b.) Many Worlds Interpretation (infinite # of universes for each
  measurement)
  c.) Many Minds Interpretation (same as b but only in the minds of men)
  d.) Transactional Interpretation ("handshakes" with the future)
  e.) Shut up and calculate (The practical man's guide)
  f.) Several others

  Now those are not theories, they are "interpretations" (as in biblical
  interpretations) - something that QM requires! Not only are they
  legion, but also they conflict with each other. (Not all can be true).
  Yet QM is the most fundamental of all physical laws!!

  2.) The Arrow of Time: As we all know, there is a difference between the
  future and the past. However, physics has laws which show that time is
  symmetrical - just like any spatial dimension. There are some
  microscopic laws that show asymmetry, but nothing that exist on the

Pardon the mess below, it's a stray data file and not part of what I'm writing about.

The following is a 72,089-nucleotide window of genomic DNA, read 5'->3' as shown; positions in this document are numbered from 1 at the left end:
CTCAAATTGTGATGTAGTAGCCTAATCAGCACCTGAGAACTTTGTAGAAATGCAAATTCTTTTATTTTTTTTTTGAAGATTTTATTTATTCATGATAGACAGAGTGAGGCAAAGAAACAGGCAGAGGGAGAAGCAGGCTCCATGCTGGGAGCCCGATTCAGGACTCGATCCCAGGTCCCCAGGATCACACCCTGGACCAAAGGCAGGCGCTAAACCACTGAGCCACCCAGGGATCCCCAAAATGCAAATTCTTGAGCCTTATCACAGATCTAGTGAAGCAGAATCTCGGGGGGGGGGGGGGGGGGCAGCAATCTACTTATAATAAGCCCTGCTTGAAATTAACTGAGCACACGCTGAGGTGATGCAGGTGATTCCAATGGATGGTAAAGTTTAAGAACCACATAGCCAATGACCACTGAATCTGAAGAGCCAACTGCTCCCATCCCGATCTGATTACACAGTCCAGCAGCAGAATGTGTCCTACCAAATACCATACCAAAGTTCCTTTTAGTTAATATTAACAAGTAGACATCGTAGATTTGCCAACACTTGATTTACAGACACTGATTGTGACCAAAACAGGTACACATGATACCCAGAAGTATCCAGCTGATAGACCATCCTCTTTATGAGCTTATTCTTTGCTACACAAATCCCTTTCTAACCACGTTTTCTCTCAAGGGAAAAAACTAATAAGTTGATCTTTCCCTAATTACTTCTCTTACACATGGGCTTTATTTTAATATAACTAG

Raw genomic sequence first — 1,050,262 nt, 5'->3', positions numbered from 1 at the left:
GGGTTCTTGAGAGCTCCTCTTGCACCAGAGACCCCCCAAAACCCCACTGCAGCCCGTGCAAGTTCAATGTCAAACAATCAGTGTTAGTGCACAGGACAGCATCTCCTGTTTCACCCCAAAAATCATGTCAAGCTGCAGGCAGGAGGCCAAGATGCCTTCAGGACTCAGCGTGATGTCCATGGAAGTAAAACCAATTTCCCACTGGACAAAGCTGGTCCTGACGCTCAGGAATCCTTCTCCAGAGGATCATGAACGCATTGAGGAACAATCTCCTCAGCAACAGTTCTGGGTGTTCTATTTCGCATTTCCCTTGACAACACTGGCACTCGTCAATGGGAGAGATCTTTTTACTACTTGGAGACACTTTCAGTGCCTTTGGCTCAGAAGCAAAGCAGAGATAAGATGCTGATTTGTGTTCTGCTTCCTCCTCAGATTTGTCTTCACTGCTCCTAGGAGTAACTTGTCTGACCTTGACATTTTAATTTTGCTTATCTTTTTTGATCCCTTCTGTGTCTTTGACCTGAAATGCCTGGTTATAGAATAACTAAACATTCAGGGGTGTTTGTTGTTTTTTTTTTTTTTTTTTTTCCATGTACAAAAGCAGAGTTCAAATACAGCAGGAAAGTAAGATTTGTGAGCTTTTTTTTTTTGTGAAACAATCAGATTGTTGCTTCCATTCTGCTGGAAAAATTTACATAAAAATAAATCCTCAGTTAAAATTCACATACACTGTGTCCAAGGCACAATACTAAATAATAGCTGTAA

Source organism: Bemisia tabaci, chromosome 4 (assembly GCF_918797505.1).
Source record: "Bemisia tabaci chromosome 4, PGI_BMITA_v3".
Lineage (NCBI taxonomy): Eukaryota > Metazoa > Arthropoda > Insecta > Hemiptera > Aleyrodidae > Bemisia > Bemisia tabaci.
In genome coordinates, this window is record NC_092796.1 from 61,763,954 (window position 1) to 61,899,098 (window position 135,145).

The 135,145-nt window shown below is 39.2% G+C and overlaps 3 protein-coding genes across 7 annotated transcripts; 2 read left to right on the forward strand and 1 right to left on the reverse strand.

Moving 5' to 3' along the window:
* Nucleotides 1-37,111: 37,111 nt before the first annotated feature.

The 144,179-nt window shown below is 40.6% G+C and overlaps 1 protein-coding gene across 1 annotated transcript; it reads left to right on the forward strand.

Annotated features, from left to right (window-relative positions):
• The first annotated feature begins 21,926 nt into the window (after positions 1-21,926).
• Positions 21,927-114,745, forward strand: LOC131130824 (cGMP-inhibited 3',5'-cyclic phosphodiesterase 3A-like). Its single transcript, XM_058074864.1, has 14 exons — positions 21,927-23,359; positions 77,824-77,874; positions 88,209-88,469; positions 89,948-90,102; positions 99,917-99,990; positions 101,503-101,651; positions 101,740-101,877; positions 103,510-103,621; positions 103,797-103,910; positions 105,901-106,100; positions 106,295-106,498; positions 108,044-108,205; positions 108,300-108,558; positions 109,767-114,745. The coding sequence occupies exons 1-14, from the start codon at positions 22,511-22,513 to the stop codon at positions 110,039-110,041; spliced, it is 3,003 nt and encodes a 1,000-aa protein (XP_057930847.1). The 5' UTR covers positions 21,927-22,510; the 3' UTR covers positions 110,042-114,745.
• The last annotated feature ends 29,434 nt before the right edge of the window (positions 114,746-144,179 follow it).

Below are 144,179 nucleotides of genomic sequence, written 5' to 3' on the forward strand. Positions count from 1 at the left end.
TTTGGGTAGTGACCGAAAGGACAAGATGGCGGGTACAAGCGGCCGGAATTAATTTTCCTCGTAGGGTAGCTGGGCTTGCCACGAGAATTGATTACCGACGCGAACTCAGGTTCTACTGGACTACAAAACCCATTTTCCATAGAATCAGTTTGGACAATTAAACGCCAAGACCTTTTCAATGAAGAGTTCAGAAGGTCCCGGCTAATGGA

human plane. If our minds are made of atoms that obey physical laws,
  then physics has no explanation for why we "know" the past and can only
  "guess" at the future.

  So this is your most fundamental of all the sciences. And many on this
  list think that science is the truth that overrules biblical
  interpretations. I say (loudly and clearly I hope) that such talk is as
  *foolish* as any YEC philosophy could ever be.

  When those on this list learn a little humility, then they may be
  qualified to find the mote in the eyes of their brethren -- after noting
  the beam in their own.

  We have an amazing universe and an amazing God. I suspect that he thinks
  poorly of both sides who polarize this debate.

  But that is just MHO.

  Walt

  ===================================
  Walt Hicks <wallyshoes@mindspring.com>

  In any consistent theory, there must
  exist true but not provable statements.
  (Godel's Theorem)

  You can only find the truth with logic
  If you have already found the truth
  without it. (G.K. Chesterton)
  ===================================
Received on Tue Jan 6 04:32:11 2004